FOOD: Organic or Non-Organic? Is the value really there? You may be surprised…..
There has been a lot of information published in recent years about organic food, which has resulted in some confusion among consumers. What does organic mean? Is it more nutritious? Is it worth the additional expense? Does organic food taste better than conventional food?
Let me say up front, “organic” sure sounds better than “conventional,” so let’s try to analyze the facts.
Organic foods are foods that are produced using methods of organic farming that do not involve modern synthetic materials such as synthetic pesticides and chemical fertilizers. Organic foods are also not processed using irradiation, industrial solvents, or chemical food additives. The United States and many other countries require producers to obtain special certification in order to market food as organic, which they cannot do unless the food is produced in a way that complies with established organic standards.
According to the U.S. Department of Agriculture, organic food will cost you between 10 – 30 percent more than conventional food. This is primarily because organic food is produced in much lower quantities so that the producers cannot take advantage of economies of scale.
Evidence of substantial difference between organic food and conventional food is insufficient to make claims that organic food is safer or healthier than conventional food. With respect to taste, the evidence is also insufficient to make scientific claims that organic food tastes better. Yet the popularity of organic food has grown dramatically in recent years.
A major scientific study at the Stanford School of Medicine sifted through thousands of papers and identified 237 of the most relevant to analyze. Those included 17 studies of populations consuming organic and conventional diets and 223 studies that compared either the nutrient levels or the bacterial, fungal or pesticide contamination of various products (fruits, vegetables, grains, meats, milk, poultry, and eggs) grown organically and conventionally.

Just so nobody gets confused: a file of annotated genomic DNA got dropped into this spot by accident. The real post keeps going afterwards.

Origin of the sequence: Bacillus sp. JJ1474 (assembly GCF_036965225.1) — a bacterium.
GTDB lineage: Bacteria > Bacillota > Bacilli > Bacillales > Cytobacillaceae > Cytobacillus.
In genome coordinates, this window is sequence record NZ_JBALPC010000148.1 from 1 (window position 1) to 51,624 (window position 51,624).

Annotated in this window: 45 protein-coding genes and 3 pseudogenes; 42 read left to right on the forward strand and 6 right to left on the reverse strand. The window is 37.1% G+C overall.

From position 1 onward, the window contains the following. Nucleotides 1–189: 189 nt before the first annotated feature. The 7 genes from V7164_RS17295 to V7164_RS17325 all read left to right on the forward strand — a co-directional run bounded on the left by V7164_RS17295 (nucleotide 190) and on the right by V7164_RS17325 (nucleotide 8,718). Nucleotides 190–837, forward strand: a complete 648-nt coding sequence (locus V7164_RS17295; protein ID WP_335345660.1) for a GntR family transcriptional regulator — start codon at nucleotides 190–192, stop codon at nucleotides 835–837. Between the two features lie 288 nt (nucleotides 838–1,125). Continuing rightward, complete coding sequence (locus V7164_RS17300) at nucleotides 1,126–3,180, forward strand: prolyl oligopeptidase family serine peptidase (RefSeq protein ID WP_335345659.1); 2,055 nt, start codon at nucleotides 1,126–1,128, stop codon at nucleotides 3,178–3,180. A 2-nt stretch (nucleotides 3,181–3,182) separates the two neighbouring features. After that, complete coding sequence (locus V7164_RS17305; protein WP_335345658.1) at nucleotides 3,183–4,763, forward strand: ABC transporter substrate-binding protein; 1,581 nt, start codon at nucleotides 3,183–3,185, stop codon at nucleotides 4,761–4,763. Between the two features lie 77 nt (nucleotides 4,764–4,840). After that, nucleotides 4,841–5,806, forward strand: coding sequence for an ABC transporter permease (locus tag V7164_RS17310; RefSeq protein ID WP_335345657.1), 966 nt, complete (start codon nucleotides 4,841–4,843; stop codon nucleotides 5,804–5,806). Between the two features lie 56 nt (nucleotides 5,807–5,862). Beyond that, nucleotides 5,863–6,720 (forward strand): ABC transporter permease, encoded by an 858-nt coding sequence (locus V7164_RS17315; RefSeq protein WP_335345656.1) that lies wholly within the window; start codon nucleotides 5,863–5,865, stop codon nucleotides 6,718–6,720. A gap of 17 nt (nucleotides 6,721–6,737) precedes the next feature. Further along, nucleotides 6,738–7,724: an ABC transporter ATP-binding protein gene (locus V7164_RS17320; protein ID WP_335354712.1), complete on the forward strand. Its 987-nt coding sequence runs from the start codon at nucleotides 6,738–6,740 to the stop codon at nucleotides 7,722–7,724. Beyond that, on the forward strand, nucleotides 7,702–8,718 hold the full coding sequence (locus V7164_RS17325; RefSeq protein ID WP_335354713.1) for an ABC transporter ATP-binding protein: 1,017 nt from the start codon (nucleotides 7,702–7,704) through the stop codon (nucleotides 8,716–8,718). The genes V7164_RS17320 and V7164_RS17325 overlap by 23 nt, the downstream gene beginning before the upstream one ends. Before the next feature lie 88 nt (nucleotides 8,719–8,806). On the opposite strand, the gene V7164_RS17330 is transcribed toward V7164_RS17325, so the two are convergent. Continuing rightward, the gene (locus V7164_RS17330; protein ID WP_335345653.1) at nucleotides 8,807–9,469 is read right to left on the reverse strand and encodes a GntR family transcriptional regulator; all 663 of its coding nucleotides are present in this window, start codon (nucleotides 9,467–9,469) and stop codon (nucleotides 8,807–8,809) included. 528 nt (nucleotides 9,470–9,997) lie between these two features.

After analyzing the data, the researchers found little significant difference in health benefits between organic and conventional foods. No consistent differences were seen in the vitamin content of organic products. There was also no difference in protein or fat content between organic and conventional milk, though evidence from a limited number of studies suggested that organic milk may contain higher levels of omega-3 fatty acids.
The researchers were also unable to identify specific fruits and vegetables for which organic appeared the consistently healthier choice.
There was no evidence that conventional foods posed greater health risks than organic products, and pesticide levels in all foods fell well within allowable safety limits, although organic foods were 30 percent lower.
So, if there are no health benefits in organic food, why pay 10 – 30 percent more for them?
How about taste preference? Here we find a very interesting phenomenon referred to by scientists as the “Health Halo Effect.” Simply put, organic labels on food bias consumers perceptions of it.
A study by Cornell University’s Food and Brand Lab showed that an organic label can influence much more than health views: perceptions of taste, calories and value can be significantly altered when a food is labeled “organic.”
115 people were recruited from a local shopping mall in Ithaca, New York. Participants were asked to evaluate 3 pairs of products—2 yogurts, 2 cookies and 2 potato chip portions. One item in each food pair was labeled “organic,” while the other was labeled “regular.” However, all of the product pairs were identical (organic). Participants were asked to rate the taste and caloric content of each item, and how much they would be willing to pay for the items.[adrotate group=”4″]
Even though these foods were all the same, the “organic” label greatly influenced people’s perceptions. The cookies and yogurt were estimated to have significantly fewer calories when labeled “organic” and people were willing to pay up to 23.4% more for them. The nutritional aspects of these foods were also greatly biased by the health halo effect. The “organic” cookies and yogurt were said to taste ‘lower in fat’ than the “regular” variety, and the “organic” cookies and chips were thought to be more nutritious!
The label tricked people’s taste, too. When thought to be organic, chips seemed more appetizing and yogurt was judged more flavorful.
Even knowing all this, there may be reasons other than nutrition, health and taste for some people to pay the extra money for organic foods, such as concern about the effects of conventional farming practices on the environment and animal welfare, although I’m not sure how much of an effect we as individuals can have on those aspects.
If you are inclined to “go organic” because of current hype and perceptions of the benefits, perhaps it would be worthwhile to reconsider.
Until next time,